Back to our contact with that question: “What is the best way to reach your customers, which words do you use, and which media? I have customers from 25 to 90 years old!”
 
First of all, she has to differentiate between her customers and her target audience. Which group can she help best? Which customers make her happy? And, also not unimportant, who would be most prepared to invest in her product?
 

Who is situated where?

 
Next, you can find out where that target audience is situated – quite literally. Do they live in your neighborhood, or in the same city, or throughout the whole country, or even outside of that? Many entrepreneurs with a shop say, for example: “My target audience is in the whole country and even abroad!” They say that because once in a while, someone walks in who doesn’t speak the language. “A tourist!”, they think. “I want more of those.”
 
I don’t agree with that. Because a tourist wanders in once in a while, doesn’t mean that tourists are your target audience. First of all, it’s very well possible that it’s an expat, not a tourist. Or someone who just moved here and doesn’t speak the language yet, an often forgotten group.
 

Not everyone in your country speaks the language

 
Many Dutch websites do not have an English translation, which annoys me, because they think that people who live abroad aren’t a target audience because they don’t ship outside of the country anyway. But there are many expats in Holland who don’t speak Dutch right away (or ever). Or not even expats but people who’ve just moved here, want to buy your product, but don’t understand your website. By translating your site, you can easily extend your clientele. So these are people who are already coming to your site, that you don’t want to scare off, because people, Google Translate sucks! Believe me, I have first-hand experience.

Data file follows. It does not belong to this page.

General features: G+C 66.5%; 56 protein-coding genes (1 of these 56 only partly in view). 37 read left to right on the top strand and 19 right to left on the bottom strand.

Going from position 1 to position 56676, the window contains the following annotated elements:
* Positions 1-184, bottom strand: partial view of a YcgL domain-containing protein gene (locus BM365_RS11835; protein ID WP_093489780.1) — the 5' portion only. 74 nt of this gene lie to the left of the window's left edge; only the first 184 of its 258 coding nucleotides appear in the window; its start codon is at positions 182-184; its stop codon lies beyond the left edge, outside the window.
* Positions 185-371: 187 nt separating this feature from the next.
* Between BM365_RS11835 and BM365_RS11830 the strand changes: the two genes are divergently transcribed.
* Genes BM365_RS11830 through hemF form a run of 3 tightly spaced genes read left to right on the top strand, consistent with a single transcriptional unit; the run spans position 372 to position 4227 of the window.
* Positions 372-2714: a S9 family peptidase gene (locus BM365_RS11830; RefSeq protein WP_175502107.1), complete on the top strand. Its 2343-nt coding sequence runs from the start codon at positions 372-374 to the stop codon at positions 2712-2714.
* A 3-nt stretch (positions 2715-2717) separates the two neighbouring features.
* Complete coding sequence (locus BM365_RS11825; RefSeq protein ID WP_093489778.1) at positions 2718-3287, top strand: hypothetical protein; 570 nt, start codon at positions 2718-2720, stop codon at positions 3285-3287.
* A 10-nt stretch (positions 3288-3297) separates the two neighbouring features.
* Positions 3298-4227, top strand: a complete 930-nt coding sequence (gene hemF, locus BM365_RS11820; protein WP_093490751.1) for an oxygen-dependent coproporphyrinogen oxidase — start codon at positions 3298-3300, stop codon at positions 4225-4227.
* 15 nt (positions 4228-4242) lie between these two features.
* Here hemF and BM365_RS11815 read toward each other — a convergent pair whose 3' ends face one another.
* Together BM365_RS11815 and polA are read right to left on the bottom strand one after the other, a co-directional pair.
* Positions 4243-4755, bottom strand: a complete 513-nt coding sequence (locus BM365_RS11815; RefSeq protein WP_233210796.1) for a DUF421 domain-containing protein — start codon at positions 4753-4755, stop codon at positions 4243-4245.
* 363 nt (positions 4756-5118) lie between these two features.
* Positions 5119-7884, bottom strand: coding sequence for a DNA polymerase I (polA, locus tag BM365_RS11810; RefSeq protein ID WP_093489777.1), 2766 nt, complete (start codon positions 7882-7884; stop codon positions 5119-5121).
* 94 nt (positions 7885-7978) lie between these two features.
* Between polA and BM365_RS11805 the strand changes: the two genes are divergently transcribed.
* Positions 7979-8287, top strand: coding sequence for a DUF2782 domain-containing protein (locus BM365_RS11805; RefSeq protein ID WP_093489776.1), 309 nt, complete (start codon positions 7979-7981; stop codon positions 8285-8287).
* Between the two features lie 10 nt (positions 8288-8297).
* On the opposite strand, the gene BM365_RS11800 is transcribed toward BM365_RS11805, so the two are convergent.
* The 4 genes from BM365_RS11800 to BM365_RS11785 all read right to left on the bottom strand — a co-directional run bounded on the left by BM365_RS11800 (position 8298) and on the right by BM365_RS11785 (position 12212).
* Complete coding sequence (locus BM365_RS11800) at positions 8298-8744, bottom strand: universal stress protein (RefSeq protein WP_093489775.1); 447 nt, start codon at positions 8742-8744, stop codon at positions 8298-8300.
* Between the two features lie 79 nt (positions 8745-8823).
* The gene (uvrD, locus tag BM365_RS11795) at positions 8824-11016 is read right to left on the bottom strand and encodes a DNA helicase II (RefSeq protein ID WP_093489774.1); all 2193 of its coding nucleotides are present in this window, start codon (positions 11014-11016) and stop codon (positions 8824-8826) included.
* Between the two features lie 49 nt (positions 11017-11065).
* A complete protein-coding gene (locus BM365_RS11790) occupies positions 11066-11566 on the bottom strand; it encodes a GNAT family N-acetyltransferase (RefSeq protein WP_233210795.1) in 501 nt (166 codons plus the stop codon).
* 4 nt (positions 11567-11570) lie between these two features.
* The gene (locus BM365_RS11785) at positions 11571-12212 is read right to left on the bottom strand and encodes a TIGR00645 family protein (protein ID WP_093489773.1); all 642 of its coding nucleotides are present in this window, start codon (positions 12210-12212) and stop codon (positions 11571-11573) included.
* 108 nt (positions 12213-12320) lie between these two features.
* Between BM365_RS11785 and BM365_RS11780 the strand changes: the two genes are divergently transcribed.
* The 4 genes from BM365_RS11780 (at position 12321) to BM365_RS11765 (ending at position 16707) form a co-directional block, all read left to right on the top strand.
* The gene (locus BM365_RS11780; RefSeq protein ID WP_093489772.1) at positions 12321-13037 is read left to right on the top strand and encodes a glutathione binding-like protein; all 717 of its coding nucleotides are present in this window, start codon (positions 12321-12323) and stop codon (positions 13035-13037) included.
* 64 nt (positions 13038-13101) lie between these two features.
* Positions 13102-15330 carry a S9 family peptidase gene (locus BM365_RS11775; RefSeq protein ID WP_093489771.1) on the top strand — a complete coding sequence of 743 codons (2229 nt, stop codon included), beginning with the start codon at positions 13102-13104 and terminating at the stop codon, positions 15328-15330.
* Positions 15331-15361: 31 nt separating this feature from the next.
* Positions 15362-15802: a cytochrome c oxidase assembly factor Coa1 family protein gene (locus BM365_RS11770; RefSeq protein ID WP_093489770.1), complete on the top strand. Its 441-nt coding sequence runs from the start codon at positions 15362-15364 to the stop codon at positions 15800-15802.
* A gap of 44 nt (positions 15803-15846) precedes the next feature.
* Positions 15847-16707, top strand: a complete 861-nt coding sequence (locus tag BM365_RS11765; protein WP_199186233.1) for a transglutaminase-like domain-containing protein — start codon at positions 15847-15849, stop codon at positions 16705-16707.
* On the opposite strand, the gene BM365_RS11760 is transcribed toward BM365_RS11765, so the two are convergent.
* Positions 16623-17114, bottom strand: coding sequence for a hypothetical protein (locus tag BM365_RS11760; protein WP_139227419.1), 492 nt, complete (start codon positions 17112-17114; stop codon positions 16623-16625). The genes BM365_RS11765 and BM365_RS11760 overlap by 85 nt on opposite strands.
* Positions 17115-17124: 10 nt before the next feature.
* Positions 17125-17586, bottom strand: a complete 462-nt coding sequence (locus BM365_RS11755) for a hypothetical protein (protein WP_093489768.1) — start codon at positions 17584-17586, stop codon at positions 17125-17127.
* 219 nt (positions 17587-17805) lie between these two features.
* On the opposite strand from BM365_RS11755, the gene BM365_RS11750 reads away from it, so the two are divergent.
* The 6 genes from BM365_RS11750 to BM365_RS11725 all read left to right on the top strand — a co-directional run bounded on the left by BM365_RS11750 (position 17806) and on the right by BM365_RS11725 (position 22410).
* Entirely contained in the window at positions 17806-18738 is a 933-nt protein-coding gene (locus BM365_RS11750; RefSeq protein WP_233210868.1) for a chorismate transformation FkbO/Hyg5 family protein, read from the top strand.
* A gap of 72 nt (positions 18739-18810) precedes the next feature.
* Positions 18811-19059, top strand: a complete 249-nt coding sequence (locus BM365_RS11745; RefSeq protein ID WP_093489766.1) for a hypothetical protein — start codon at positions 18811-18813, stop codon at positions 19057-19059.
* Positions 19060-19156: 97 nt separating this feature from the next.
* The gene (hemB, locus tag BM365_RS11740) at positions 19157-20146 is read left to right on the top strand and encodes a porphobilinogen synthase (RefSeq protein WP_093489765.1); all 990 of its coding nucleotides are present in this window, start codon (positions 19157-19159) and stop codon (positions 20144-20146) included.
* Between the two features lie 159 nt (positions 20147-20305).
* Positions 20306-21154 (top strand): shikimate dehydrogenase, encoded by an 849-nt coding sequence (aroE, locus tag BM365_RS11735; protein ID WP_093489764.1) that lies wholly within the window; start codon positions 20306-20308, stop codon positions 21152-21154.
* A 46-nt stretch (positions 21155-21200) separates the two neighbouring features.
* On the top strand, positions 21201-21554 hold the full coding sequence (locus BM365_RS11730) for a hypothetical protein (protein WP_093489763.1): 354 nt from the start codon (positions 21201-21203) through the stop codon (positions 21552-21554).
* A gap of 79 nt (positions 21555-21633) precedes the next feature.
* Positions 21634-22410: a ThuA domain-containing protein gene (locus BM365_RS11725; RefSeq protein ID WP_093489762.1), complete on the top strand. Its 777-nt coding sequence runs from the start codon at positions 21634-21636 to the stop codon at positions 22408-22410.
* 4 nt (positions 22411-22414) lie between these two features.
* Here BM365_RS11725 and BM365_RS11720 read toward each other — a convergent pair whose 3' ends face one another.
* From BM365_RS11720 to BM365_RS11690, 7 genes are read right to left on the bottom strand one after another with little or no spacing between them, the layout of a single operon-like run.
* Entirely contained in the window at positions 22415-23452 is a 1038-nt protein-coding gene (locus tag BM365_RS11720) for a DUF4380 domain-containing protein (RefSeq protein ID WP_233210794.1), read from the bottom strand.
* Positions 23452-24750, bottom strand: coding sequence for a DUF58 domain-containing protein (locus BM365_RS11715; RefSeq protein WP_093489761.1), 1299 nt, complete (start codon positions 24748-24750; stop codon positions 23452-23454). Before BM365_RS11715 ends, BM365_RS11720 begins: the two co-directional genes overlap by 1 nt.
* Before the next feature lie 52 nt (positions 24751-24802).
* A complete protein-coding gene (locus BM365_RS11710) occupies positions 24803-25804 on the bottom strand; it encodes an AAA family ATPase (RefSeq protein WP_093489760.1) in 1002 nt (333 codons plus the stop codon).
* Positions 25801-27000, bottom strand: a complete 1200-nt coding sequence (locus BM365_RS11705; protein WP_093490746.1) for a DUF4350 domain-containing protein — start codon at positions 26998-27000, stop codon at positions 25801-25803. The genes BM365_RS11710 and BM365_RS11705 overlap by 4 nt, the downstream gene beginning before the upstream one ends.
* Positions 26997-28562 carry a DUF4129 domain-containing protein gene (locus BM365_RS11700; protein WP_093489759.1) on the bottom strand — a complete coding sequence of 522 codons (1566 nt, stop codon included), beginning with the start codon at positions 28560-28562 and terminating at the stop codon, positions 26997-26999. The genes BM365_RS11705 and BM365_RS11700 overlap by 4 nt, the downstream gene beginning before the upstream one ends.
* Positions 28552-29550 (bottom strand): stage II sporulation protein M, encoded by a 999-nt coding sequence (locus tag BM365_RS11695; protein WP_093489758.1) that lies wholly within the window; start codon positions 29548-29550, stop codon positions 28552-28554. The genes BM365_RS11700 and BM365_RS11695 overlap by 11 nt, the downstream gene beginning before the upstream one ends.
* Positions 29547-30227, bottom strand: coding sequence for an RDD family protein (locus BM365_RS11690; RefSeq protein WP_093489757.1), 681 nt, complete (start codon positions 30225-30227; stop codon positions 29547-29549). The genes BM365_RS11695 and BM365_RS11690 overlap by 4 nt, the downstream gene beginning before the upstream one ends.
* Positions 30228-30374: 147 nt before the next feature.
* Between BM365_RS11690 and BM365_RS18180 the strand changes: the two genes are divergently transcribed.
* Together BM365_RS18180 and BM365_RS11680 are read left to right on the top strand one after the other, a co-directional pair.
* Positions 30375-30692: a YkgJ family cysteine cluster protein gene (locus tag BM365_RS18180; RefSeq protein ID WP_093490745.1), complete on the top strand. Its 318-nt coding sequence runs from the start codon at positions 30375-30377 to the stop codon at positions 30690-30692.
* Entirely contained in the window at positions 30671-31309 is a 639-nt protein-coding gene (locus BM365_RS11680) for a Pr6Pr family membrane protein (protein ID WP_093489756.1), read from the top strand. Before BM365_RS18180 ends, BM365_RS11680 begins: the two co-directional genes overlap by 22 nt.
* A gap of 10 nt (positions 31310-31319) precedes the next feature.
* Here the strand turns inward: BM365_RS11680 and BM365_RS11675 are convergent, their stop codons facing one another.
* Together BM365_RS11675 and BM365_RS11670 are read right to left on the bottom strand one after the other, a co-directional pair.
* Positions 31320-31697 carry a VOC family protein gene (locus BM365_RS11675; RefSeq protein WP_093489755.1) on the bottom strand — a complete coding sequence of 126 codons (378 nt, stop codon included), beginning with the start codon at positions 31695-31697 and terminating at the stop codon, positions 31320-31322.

For another entrepreneur, who we’ve been working with for years, it’s exactly the other way around. She has a brick-and-mortar store in the center of Amsterdam and only tourists walk in. So she has to serve these tourists much better in her shop. Everything in English, and don’t forget to point out her internationally shipping webshop when someone has trouble making a decision right away. Because they’re not going to drop by again next week because they can’t put that beautiful handmade purse out of their mind. But by offering free international shipping, for example, she can make another sale. Her webshop is mostly geared toward Dutch customers, by the way, and it sells well throughout the whole country. But so also regularly to foreign countries, because she focusses on that.
 

Dividing up your target audience

 
Back to our question: so once you’ve determined your target audience, you can reach them much better with your marketing. If it turns out her target audience really consists of people between 25 and 90 years old, and her favorite customers are in the whole group: then divide it up!
 
For example:
Group 1: men and women between 25 and 40.
Group 2: parents of children with health issues such as asthma (applies to this specific business, of course)
Group 3: people between 60 and 90.
 
You can approach each of these groups in their own way.
Do you need help with how and where? Feel free to contact us and we’ll gladly help you!